In Defence Of... is a new series of articles where we'll step in and try defend - operative word is 'try' - films that have been unduly lambasted and unceremoniously dumped by critics and audiences alike. Previous defences mustered have included Starship Troopers, Con-Air, Batman Forever and, for this week's feature, it's all about Gremlins 2: The New Batch.
When you mention Gremlins 2: The New Batch to someone nowadays, there's a 90% probability that someone is going to bring up Star Magic Johnson Jr. from Key & Peele's sketch on the film. For those that don't know what it is, essentially it's about a flamboyant studio executive who greenlights pretty much any idea that comes up in the writer's room no matter how ridiculous and outlandish it sounds. Hulk Hogan breaking the fourth wall, an electric Gremlin, a brainy Gremlin, and so on. The script ends with the head writer, after listening with incredulity to the ideas, ordering that none of them will make it into the final film - which, as we know, is not true. Everything brought up in the sketch made it into the film.
It's a great sketch and, yes, it points out how utterly ridiculous Gremlins 2 was - but, at no point, did anyone think Gremlins 2 was going to be a serious film. In fact, Joe Dante was pretty adamant that he wanted to make "one of the more unconventional studio pictures, ever", and it was. What Gremlins 2 did so brilliantly and so assiduously was that it satirised both Gremlins and sequels with complete ferocity. In doing this, Dante elevated the film beyond what could have been a rote, corporate-driven sequel into something truly unique for its time. Gremlins 2 knew it was shit, and embraced it.
Sure, the first one was pretty effective as a horror film and definitely had some particularly scary moments, but it was a creature feature. The second one wasn't going to be anything other another creature feature, so Joe Dante stepped in to take charge - and got complete creative control over the process. This allowed him to not only thumb his nose at the idea of sequels, but also to make fun of audience's conventions and expectations of a sequel.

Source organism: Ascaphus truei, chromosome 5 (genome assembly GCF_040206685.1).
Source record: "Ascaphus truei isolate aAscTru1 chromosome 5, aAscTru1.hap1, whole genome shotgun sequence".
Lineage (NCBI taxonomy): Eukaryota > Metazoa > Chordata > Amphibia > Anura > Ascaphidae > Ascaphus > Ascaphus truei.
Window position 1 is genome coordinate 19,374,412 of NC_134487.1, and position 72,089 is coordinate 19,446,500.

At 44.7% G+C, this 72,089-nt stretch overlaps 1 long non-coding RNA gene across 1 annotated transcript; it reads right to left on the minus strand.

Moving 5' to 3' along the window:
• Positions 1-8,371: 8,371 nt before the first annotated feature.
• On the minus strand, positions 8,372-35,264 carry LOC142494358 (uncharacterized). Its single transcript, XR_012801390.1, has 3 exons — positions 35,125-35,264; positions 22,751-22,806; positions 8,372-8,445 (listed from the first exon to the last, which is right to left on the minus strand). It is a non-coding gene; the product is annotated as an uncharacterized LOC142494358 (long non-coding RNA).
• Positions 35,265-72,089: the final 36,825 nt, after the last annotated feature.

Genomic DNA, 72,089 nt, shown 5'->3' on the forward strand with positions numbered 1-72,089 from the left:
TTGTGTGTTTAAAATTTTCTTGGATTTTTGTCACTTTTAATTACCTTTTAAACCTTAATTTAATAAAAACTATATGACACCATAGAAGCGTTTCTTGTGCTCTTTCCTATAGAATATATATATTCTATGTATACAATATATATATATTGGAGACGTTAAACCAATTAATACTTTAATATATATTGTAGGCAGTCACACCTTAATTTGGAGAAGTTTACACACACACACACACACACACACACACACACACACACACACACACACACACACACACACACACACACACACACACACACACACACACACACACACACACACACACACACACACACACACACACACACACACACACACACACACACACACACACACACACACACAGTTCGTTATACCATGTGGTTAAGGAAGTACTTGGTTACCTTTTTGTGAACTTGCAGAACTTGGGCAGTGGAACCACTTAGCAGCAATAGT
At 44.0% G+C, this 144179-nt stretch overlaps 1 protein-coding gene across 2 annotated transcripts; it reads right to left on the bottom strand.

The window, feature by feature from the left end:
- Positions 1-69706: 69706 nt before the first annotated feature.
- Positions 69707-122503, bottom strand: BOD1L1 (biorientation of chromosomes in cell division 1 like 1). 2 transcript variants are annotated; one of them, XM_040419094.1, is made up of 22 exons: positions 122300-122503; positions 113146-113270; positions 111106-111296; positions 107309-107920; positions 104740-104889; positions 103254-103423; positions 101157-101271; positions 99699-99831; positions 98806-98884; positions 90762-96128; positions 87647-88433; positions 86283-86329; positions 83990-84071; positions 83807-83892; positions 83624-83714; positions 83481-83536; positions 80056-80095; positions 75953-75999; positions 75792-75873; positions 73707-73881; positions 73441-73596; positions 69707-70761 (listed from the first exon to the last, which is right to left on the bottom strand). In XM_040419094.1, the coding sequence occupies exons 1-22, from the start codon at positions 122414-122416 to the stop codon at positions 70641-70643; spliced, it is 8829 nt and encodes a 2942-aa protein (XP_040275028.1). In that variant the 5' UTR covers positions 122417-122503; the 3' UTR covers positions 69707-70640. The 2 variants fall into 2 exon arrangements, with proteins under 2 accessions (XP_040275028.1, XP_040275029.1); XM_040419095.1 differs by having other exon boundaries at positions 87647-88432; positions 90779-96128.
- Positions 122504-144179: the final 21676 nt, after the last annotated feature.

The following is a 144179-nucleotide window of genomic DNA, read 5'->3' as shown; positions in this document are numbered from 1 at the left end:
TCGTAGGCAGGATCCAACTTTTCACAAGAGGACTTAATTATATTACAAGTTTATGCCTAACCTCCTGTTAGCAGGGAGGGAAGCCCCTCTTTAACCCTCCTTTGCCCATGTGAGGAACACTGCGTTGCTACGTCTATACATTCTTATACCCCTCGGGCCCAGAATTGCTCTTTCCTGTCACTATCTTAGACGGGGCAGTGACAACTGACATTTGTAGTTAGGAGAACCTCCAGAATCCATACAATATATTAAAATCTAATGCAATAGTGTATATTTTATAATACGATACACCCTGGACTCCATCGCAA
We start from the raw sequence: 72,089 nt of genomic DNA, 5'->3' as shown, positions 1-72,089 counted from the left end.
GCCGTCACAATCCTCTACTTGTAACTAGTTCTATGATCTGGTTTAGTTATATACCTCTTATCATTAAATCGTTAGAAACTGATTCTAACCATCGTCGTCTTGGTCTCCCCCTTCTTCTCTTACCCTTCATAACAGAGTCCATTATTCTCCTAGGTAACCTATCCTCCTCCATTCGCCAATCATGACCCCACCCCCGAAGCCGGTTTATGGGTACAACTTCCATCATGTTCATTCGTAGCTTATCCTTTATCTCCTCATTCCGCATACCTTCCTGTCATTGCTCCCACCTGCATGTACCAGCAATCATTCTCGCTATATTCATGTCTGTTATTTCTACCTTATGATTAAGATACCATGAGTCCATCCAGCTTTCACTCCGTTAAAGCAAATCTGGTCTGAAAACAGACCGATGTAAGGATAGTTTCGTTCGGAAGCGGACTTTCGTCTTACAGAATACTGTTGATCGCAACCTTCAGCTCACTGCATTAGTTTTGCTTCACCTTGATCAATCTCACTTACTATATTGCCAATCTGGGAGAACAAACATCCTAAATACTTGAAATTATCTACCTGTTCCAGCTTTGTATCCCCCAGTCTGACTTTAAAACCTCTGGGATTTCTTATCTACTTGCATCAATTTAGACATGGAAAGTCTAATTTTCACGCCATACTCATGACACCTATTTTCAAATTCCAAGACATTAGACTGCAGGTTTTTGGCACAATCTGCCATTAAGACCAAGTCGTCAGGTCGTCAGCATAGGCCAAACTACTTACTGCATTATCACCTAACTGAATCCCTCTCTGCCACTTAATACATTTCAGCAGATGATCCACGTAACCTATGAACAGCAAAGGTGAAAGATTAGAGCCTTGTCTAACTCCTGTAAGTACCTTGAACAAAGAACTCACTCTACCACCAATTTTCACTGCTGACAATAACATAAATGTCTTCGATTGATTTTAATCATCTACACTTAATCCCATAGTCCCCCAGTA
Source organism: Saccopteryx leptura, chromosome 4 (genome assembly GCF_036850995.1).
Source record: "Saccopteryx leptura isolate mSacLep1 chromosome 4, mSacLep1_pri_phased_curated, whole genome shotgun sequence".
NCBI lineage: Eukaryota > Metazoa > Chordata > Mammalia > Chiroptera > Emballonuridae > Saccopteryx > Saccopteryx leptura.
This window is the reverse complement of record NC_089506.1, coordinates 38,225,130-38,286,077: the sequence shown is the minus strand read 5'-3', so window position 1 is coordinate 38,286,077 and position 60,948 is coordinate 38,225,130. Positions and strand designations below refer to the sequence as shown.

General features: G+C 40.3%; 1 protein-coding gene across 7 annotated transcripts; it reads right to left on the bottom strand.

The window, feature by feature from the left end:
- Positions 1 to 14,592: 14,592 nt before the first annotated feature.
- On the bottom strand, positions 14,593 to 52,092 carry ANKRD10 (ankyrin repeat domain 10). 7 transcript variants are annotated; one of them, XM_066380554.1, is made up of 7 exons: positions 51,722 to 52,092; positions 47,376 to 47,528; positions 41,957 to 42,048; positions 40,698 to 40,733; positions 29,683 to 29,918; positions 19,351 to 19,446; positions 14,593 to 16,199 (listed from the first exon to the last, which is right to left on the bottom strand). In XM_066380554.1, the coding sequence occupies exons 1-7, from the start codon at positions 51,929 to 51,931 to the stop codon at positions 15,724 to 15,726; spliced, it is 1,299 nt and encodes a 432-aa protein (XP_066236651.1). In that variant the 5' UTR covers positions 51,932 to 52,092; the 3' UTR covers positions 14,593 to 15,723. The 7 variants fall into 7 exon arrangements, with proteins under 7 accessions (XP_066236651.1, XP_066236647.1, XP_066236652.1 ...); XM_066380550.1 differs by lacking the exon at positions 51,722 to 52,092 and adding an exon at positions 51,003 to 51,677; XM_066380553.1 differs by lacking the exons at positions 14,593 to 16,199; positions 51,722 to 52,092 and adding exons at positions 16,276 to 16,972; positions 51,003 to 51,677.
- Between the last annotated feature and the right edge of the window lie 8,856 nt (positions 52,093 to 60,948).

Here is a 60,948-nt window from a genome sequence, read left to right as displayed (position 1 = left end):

How many self-aware sequels are there nowadays? Almost none. In fact, the one that people often mention is 22 Jump Street and, in pretty much every way you can think of, that film took its blueprint from Gremlins 2: The New Batch. You had the acknowledgement of its own failings, the fact that it simply was retreading the same steps as before, and it never once even attempted to take itself seriously - because, really, why bother? It's a sequel, after all. Its only purpose is just to move repeat what came before and at least attempt to do something new with it. The fact that it brought in other films and mediums, such as Wizard Of Oz, Chuck Jones' Looney Tunes, the critic Leonard Matlin (who hated the first one and is eaten alive by gremlins in this one), shows how clever Joe Dante was at recognising how the lines would eventually blur in media.
Yet, for all this, Gremlins 2 was dismissed by the critics of the time and underperformed at the box office. Roger Ebert called the film "a faded imitation of the original," whilst Janet Maslin in the New York Times said it made "no effort to avoid any feeling of deja vu." The film only found its way in home video and broadcast TV, where it could be replayed over and over again and the sheer rapid-fire nature of its gags and jokes allowed for second and third viewings to digest them. While it's true, Gremlins 2: The New Batch wasn't high-brow entertainment or anything even close to it, it still was a hugely entertaining and was deeply aware of its own shortcomings - and embraced them fully.